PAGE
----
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Investigation of Aerosol Jet Deposition Parameters for Printing SOFC Layers

[+] Author Affiliations
A. M. Sukeshini

Wright State University, Dayton, OH

T. Jenkins

UES Corporation, Dayton, OH

P. Gardner, R. M. Miller, T. L. Reitz

The Air Force Research Laboratory, Wright-Patterson Air Force Base, OH

Paper No. FuelCell2010-33262, pp. 325-332; 8 pages
  • ASME 2010 8th International Conference on Fuel Cell Science, Engineering and Technology
  • ASME 2010 8th International Fuel Cell Science, Engineering and Technology Conference: Volume 1
  • Brooklyn, New York, USA, June 14–16, 2010
  • Conference Sponsors: Advanced Energy Systems Division
  • ISBN: 978-0-7918-4404-5 | eISBN: 978-0-7918-3875-4
  • Copyright © 2010 by ASME


This work entails an investigation of the Aerosol Jet® Printing (AJP) method for depositing dense and porous layers necessary for the fabrication of solid oxide fuel cells (SOFCs). Ink preparation, method of printing, and the impact of various printing and processing parameters on the microstructure of layers will be presented. In addition, the electrochemical performance of anode supported button cells produced via the AJP process will be discussed. Thin electrolyte and cathode layers were deposited onto a standard anode-supported substrate and consisted of a yttria stabilized zirconia (YSZ) electrolyte, a strontium doped lanthanum manganate (LSM)/YSZ cathode functional interlayer, and a neat LSM cathode current collection layer. Optimal printing parameters for depositing dense electrolyte layers with thickness ranging from a few microns to a few tens of microns (8–33 μm) were identified. Porous composite cathode interlayers were printed from mixtures of individually aerosolized components of YSZ and LSM. Button cells incorporating the electrolyte and cathode layers on a NiO/YSZ support substrate exhibited stable voltage of 1.16–1.20 V at open circuit at 700–850 °C for hydrogen and air as fuel and oxidant, respectively. The results demonstrate the capability and potential of AJP method for deposition of layers necessary for SOFC fabrication and suggest that the method is very viable for obtaining highly reproducible microstructures with potential for mass manufacturing.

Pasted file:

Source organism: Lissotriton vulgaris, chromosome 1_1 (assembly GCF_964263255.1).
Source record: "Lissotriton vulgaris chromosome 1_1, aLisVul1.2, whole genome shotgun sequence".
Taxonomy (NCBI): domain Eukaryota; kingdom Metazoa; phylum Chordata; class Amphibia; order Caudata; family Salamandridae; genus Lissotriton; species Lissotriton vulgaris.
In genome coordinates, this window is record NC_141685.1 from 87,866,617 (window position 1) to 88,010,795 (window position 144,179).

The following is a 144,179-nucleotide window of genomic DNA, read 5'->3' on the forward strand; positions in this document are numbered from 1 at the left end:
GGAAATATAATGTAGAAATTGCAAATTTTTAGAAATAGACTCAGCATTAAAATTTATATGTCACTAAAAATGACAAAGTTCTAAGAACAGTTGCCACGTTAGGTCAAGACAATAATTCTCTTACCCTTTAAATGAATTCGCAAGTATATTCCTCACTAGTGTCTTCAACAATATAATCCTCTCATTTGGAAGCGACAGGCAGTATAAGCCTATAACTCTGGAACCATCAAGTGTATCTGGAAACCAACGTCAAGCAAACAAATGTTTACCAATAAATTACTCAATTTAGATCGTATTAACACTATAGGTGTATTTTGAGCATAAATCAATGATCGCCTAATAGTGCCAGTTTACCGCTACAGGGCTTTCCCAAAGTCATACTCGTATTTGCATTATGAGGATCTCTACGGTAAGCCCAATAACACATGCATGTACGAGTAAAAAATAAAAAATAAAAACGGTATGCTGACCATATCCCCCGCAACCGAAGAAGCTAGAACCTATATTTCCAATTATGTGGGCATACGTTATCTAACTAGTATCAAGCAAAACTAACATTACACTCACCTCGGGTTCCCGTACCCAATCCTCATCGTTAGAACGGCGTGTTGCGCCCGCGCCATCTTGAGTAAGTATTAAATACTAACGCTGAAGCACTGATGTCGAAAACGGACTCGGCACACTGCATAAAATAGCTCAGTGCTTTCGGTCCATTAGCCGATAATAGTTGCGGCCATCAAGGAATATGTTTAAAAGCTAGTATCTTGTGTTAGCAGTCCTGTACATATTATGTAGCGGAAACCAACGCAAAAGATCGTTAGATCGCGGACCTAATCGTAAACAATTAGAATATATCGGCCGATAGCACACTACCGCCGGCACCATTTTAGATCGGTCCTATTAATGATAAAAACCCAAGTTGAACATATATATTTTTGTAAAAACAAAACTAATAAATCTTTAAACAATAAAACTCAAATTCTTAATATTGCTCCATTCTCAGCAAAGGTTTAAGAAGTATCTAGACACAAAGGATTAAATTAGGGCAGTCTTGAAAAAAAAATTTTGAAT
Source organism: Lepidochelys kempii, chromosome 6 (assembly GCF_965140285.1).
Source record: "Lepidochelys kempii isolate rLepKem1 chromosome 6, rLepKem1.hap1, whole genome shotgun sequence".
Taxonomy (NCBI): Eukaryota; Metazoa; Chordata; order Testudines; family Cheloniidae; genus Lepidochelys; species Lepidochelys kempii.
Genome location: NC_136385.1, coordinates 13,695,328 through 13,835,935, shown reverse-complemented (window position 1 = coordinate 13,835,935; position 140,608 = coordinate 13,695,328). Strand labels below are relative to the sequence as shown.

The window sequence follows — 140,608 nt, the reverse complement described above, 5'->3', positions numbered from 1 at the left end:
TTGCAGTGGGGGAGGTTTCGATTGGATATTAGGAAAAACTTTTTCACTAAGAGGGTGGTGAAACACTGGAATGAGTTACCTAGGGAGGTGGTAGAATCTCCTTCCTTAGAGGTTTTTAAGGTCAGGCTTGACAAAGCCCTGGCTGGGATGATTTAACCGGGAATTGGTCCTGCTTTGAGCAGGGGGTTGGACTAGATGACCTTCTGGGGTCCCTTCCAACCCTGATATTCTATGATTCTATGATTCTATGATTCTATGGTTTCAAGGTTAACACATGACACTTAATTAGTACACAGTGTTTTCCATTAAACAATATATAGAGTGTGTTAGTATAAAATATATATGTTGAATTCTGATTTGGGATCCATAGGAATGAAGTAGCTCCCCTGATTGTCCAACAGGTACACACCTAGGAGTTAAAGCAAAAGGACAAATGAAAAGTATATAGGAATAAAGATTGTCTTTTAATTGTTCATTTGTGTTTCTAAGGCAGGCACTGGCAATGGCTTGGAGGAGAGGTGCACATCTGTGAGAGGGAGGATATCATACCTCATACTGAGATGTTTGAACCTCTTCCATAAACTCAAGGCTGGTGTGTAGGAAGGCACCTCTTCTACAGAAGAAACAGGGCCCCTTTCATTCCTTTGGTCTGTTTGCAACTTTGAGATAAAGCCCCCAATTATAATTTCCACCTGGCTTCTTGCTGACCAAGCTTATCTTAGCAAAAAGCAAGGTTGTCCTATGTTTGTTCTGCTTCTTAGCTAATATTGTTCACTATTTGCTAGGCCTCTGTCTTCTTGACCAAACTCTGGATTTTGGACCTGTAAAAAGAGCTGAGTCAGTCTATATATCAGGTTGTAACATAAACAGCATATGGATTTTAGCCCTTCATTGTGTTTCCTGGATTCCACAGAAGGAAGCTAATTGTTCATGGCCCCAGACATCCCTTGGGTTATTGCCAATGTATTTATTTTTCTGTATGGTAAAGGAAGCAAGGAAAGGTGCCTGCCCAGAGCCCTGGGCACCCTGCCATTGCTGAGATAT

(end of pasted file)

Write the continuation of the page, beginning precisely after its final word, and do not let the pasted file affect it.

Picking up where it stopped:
Copyright © 2010 by ASME



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